The almost forgotten abbreviation —“cwt” — that we were taught in Science at school in the 1960s, stood for “hundredweight”.
This is a unit of measure which has one hundredweight equivalent 100 US pounds, or 112 Imperial or British pounds.
My experience is that, while fruits and vegetables are weighed and sold by the pound or kilogramme in many African countries I have visited, Ghana does not sell fruits and vegetables by weight, even though we do so for meat.
Therefore, during the season of plenty, coconuts, watermelons and tomatoes (cwt), as well as all perishable agricultural commodities, sell cheaply.
During the lean season a few months later, prices rocket to space. There is no canning to serve as a buffer for balance.
Recently, I moved out of my comfort zone to explore some parts of Accra I had not visited in a long while.
The commonest landmark I saw either on the ground in their hundreds, or being transported to be dumped on the ground at their final destinations for sale were watermelons. There is a glut of the fruit everywhere. Farmers are forced to sell them cheaply because of their perishable nature.
Unfortunately unlike meat, fruits and vegetables are not sold by the weight in Ghana.
Indeed, my observation applies to tomatoes, oranges, onions, plantains, yams, fish etc.
They are cheap and rot away with very high post-harvest losses.
We still use “olonka” and “margarine tin” as a unit of measurement for rice, maize and other cereals at our markets. Fruits are weighed by sight!
A rough approximation of the average-sized watermelon is about the size of a football.
Five such jumbo-sized watermelons were recently bought for GH¢10 at Ada Junction. The alternative for the farmer is to leave the melons to rot and go hungry, which is not a realistic option.
As soon as the peak season is over, prices will start rising. In the lean season, one watermelon sells for over 20 cedis! This is an annual ritual.
A few months back, tomatoes suffered the same fate with a glut on the market. As I write,the price of tomatoes has shot up because the season is over with the coming of the rains.
I asked myself, why do we do this to ourselves? Why do we decide to continue to operate so close to nature with all the knowledge and science and technology around us?
Are our leaders or “misleaders”, as African leaders are described by the Kenyan civil rights activist, Professor PLO Lumumba, interested only in themselves and their families and friends?
Even if they did not know before becoming leaders, they travel outside Ghana and see the thinking that has gone into basic operation such as canning of fruits and juices.
Ghana had the Nsawam Canneries as far back as the 1960s.
Over 60 years after independence, why do farmers watch helplessly as their fruits and vegetables rot while our shops are filled with expensive fresh and canned fruits from other parts of the world? Why can we not have a cannery in the general area of Ada-Dawhenya for watermelons and tomatoes, and one for citrus in the Asamankese-Kade area? How about mangoes which grow all over the country?
An expatriate who worked in Ghana as a government official retired on his return to his country. He returned to Ghana immediately as a private citizen and established a pineapple farm on the banks of the Volta River.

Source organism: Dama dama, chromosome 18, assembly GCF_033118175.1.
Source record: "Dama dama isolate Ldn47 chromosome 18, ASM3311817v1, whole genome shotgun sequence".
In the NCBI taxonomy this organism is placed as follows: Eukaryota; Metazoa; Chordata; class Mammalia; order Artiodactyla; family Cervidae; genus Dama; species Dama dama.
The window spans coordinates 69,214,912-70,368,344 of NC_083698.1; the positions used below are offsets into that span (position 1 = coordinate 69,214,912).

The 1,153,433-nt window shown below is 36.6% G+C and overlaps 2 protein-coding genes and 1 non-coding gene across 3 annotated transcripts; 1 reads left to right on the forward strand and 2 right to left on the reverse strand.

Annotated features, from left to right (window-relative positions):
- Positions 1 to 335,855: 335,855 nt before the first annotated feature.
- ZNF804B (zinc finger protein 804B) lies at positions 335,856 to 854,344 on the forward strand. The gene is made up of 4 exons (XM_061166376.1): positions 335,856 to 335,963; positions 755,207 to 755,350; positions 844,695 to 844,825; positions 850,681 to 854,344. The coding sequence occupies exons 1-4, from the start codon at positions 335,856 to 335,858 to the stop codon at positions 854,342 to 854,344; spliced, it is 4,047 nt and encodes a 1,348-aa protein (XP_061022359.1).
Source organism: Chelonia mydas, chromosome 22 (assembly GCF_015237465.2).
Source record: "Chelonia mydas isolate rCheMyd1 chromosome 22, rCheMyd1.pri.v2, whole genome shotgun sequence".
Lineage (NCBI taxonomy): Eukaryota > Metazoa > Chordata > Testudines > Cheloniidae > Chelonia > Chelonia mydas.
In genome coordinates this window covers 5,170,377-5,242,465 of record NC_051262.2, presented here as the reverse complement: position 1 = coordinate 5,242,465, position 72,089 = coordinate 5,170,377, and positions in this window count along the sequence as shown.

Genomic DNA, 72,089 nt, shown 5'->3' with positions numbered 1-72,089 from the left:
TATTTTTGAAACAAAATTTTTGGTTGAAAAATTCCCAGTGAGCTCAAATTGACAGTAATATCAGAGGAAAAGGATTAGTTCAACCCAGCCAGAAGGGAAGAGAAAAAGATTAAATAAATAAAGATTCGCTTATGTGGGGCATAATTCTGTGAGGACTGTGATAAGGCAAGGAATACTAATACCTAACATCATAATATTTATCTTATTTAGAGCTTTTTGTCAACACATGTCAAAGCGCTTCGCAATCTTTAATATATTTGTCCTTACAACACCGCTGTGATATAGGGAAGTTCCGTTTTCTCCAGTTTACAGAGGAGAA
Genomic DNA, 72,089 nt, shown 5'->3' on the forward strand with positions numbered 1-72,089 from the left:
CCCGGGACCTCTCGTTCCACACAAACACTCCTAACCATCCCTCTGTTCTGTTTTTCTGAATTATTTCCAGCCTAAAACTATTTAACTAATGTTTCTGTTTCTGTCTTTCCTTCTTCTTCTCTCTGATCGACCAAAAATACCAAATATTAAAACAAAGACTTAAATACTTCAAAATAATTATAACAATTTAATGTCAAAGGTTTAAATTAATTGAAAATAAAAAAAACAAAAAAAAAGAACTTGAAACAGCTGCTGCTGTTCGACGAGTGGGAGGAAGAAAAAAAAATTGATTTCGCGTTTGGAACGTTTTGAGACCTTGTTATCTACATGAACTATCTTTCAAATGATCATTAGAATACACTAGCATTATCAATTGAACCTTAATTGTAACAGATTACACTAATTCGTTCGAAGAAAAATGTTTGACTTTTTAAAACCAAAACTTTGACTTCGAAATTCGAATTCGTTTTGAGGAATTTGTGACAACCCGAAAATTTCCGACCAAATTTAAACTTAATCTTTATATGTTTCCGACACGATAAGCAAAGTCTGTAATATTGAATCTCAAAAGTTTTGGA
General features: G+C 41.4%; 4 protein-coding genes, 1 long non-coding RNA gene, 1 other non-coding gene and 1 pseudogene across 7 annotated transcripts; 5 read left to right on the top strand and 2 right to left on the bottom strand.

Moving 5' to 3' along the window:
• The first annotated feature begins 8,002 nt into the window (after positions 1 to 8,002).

Using local labour, he had his pineapples sliced and canned on the farm.
Customs did their certification and the canned pineapples were shipped to his country! Is this Rocket Science our leaders need to be schooled in?
Unfortunately, people I have talked to contend that Ghanaian businessmen and women have not recovered from the psychological damage done to businesses during the revolutionary days of the 1970s and 1980s when all successful businessmen were declared thieves and hounded.
Examples are given of the destruction of the local soap industry of Dr Ephson and Mr Appiah-Menkah, the poultry industry of Mr Darko and indeed the Tata Brewery whose owner, Mr Siaw, had to flee to die in penury in another country.
In advocating solutions, I may be guilty of reinventing the wheel.
This is because there is nothing new to tell Ghanaians which we have not known since I was a little boy in the 1960s.
The problem has been bad leadership and unfortunately continues to be leadership.
We had the Bolgatanga Corned Beef Factory, Pwalugu Tomato Factory and Nsawam Canneries for fruits and vegetables.
Nantwi Milk was produced at the Agricultural Farm at Amrahia. Today, milk produced in the Volta Region is left to rot for lack of market, the result of bad roads.
Meanwhile, Ghana imports milk and dairy produce. We import tomatoes while local tomatoes in Ningo-Prampram rot away.
Outside Ghana, I have drunk canned coconut juice. Why do we still drive whole coconuts from the Western Region to Accra only for the husks to add to our insanitary conditions?
Our problem is leadership.
Leaders are paid to solve problems, and not talk copiously to explain why they have failed to solve problems. Leadership will be effective if it is selfless and honest with integrity.
Over 60 years after independence, we have no reason to continue importing food, fruits and fruit juices which Ghana produced in the 1960s.
Coconuts, watermelons and tomatoes (cwt) deserve better and so do Ghanaians! Governance is not Rocket Science!